4. If you built your own forge, one of the many things you could control would be shipping costs; by purchasing some materials locally, choosing only light weight materials in others, and by choosing between everyday items at no cost for the steel shell. Bottom line is there are very good reasons most of us build our own forges. Pick your poison; it probably won't kill you after all
  5. I will; my present publisher had to fly back to Florida, and take care of his father, who had a heart attack after undergoing two amputations. He had been holding up the latest reprinting while waiting for a new chapter from me. I have been putting that off while trying to recover enough from the latest stroke to do my own editing and drawings (Spell Check only gets us so far). Some times life resembles a daytime soap in the off season. On the other hand, enough troubles can force a sense of humor. Once we get too hoarse to scream, all that is left is laughter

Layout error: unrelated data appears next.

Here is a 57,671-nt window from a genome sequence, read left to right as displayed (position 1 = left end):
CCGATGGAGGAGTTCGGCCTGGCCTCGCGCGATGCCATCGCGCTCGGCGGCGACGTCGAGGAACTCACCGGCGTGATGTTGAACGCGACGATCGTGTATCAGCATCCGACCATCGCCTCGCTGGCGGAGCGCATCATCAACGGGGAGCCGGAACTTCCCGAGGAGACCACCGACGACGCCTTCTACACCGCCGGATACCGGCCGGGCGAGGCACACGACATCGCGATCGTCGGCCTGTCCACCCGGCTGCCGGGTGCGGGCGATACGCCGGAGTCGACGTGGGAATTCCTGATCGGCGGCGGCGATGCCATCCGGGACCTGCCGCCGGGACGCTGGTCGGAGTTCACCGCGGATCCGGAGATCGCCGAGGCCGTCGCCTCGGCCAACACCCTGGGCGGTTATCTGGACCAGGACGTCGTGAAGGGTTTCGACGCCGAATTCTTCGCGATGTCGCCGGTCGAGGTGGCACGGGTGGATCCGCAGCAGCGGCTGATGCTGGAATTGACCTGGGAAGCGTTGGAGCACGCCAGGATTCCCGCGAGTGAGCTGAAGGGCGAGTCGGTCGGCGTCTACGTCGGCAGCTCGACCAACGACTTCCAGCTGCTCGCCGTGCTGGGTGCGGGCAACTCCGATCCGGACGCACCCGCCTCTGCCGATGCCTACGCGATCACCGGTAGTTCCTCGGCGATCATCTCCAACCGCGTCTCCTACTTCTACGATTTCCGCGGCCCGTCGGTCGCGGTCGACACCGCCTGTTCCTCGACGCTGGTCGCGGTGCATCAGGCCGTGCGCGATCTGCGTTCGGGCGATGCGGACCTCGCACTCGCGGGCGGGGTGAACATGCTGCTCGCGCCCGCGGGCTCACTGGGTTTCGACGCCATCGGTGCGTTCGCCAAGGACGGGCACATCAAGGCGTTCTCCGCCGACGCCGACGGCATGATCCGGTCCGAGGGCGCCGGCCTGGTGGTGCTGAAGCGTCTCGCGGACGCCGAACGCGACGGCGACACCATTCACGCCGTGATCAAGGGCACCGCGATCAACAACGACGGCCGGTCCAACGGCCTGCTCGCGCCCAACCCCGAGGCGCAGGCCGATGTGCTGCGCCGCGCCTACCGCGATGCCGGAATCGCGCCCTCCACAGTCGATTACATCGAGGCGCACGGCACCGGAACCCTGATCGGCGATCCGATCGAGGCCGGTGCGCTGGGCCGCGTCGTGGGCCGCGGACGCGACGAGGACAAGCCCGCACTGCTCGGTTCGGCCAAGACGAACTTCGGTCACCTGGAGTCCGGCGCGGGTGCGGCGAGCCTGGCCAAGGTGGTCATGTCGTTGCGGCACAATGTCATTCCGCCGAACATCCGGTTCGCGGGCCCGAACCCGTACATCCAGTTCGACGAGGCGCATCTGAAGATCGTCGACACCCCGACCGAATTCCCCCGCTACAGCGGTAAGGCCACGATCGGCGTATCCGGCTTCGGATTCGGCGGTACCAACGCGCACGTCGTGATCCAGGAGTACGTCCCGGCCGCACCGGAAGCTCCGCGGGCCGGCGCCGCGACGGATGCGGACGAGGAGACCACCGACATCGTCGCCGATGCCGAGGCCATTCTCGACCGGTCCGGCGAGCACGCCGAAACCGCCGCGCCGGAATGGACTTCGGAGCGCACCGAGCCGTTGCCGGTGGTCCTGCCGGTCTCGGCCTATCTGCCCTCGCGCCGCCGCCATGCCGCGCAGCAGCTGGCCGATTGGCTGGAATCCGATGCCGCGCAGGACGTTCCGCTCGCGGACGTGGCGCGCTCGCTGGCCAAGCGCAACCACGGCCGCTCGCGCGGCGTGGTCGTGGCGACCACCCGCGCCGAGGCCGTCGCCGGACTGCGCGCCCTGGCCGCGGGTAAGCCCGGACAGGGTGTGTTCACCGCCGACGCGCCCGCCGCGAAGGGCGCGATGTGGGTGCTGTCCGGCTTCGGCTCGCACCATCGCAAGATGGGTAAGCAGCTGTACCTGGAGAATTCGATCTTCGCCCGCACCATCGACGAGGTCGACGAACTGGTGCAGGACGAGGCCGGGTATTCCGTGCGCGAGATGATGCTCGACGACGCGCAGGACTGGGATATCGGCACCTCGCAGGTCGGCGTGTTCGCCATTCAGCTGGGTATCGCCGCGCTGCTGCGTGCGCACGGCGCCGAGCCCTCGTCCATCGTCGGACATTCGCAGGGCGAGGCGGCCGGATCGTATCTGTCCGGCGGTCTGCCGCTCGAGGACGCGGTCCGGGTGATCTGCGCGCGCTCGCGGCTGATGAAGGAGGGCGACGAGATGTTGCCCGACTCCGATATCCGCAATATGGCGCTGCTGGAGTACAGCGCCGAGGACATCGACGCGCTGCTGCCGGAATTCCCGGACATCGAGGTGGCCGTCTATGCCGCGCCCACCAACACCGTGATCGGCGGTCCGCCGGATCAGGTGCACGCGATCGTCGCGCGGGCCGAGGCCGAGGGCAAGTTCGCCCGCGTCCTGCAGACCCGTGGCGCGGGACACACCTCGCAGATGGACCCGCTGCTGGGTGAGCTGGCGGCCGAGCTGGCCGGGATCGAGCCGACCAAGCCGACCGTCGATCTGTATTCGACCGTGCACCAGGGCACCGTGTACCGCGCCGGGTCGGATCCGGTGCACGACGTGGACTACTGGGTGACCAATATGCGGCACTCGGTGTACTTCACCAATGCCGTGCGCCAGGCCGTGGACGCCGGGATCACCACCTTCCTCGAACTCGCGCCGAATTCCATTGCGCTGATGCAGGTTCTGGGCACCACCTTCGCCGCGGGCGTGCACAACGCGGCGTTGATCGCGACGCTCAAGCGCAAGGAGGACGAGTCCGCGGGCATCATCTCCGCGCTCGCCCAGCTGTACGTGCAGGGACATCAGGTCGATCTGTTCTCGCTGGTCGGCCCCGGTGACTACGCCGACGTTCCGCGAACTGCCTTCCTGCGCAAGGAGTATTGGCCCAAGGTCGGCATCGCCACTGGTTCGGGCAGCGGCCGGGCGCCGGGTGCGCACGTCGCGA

6. "Smaller costs less"; but that must be balanced with too small, as Frosty mentioned, quickly ends up collecting dust in a corner by most builders. Numerous people have found the two-gallon forge from a non-refillable Freon or helium cylinder, or a half muffler from a car seems to be made for cutting construction costs to the bone, starting with one of these three choices of free shell. The balance is that you will never stop using the forge, even if you make a second larger one. Next; not everything you wish on, or in, a forge must be purchased in its beginning. Silica rigidizer can be had cheaply, so that you can wait a little while before adding a seal coat to the ceramic blanket insulation; this is available in smaller amounts, which are still large enough for a two-gallon forge. The burner port allows you to make a simpler more economical burner at the beginning; giving you plenty of time before dropping money on tools to make an advanced burner, which you may never need.